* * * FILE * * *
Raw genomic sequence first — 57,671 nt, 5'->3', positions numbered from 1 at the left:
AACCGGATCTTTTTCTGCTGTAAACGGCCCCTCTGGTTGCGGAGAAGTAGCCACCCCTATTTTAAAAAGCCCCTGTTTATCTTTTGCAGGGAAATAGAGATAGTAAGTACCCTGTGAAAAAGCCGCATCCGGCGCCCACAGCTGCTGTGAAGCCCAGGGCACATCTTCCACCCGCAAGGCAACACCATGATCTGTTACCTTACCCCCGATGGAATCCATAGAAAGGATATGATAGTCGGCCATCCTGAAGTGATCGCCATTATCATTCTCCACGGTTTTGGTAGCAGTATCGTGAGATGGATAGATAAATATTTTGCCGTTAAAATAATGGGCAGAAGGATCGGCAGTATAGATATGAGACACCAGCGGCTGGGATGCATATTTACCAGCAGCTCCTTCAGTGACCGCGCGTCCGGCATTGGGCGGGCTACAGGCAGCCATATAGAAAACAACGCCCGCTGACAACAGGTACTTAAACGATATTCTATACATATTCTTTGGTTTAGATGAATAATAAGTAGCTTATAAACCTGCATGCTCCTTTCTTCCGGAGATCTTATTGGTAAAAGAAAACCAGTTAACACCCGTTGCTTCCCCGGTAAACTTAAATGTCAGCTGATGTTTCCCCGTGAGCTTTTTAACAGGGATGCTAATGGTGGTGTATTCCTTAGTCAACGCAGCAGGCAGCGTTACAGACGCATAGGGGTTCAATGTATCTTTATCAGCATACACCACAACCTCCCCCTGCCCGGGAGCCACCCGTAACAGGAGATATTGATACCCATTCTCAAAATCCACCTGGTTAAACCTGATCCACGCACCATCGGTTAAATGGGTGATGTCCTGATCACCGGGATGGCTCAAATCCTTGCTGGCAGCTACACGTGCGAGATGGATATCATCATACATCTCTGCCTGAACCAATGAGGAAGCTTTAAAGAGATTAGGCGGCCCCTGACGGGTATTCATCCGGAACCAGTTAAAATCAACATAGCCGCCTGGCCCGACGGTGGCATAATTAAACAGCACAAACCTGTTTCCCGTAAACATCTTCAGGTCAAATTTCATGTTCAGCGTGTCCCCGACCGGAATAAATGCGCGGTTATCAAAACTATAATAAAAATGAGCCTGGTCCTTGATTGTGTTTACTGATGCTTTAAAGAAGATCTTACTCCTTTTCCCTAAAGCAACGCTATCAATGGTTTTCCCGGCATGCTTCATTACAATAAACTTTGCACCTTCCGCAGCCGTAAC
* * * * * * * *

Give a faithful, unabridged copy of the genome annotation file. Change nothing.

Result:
Raw genomic sequence first — 57,671 nt, 5'->3', positions numbered from 1 at the left:
AACCGGATCTTTTTCTGCTGTAAACGGCCCCTCTGGTTGCGGAGAAGTAGCCACCCCTATTTTAAAAAGCCCCTGTTTATCTTTTGCAGGGAAATAGAGATAGTAAGTACCCTGTGAAAAAGCCGCATCCGGCGCCCACAGCTGCTGTGAAGCCCAGGGCACATCTTCCACCCGCAAGGCAACACCATGATCTGTTACCTTACCCCCGATGGAATCCATAGAAAGGATATGATAGTCGGCCATCCTGAAGTGATCGCCATTATCATTCTCCACGGTTTTGGTAGCAGTATCGTGAGATGGATAGATAAATATTTTGCCGTTAAAATAATGGGCAGAAGGATCGGCAGTATAGATATGAGACACCAGCGGCTGGGATGCATATTTACCAGCAGCTCCTTCAGTGACCGCGCGTCCGGCATTGGGCGGGCTACAGGCAGCCATATAGAAAACAACGCCCGCTGACAACAGGTACTTAAACGATATTCTATACATATTCTTTGGTTTAGATGAATAATAAGTAGCTTATAAACCTGCATGCTCCTTTCTTCCGGAGATCTTATTGGTAAAAGAAAACCAGTTAACACCCGTTGCTTCCCCGGTAAACTTAAATGTCAGCTGATGTTTCCCCGTGAGCTTTTTAACAGGGATGCTAATGGTGGTGTATTCCTTAGTCAACGCAGCAGGCAGCGTTACAGACGCATAGGGGTTCAATGTATCTTTATCAGCATACACCACAACCTCCCCCTGCCCGGGAGCCACCCGTAACAGGAGATATTGATACCCATTCTCAAAATCCACCTGGTTAAACCTGATCCACGCACCATCGGTTAAATGGGTGATGTCCTGATCACCGGGATGGCTCAAATCCTTGCTGGCAGCTACACGTGCGAGATGGATATCATCATACATCTCTGCCTGAACCAATGAGGAAGCTTTAAAGAGATTAGGCGGCCCCTGACGGGTATTCATCCGGAACCAGTTAAAATCAACATAGCCGCCTGGCCCGACGGTGGCATAATTAAACAGCACAAACCTGTTTCCCGTAAACATCTTCAGGTCAAATTTCATGTTCAGCGTGTCCCCGACCGGAATAAATGCGCGGTTATCAAAACTATAATAAAAATGAGCCTGGTCCTTGATTGTGTTTACTGATGCTTTAAAGAAGATCTTACTCCTTTTCCCTAAAGCAACGCTATCAATGGTTTTCCCGGCATGCTTCATTACAATAAACTTTGCACCTTCCGCAGCCGTAAC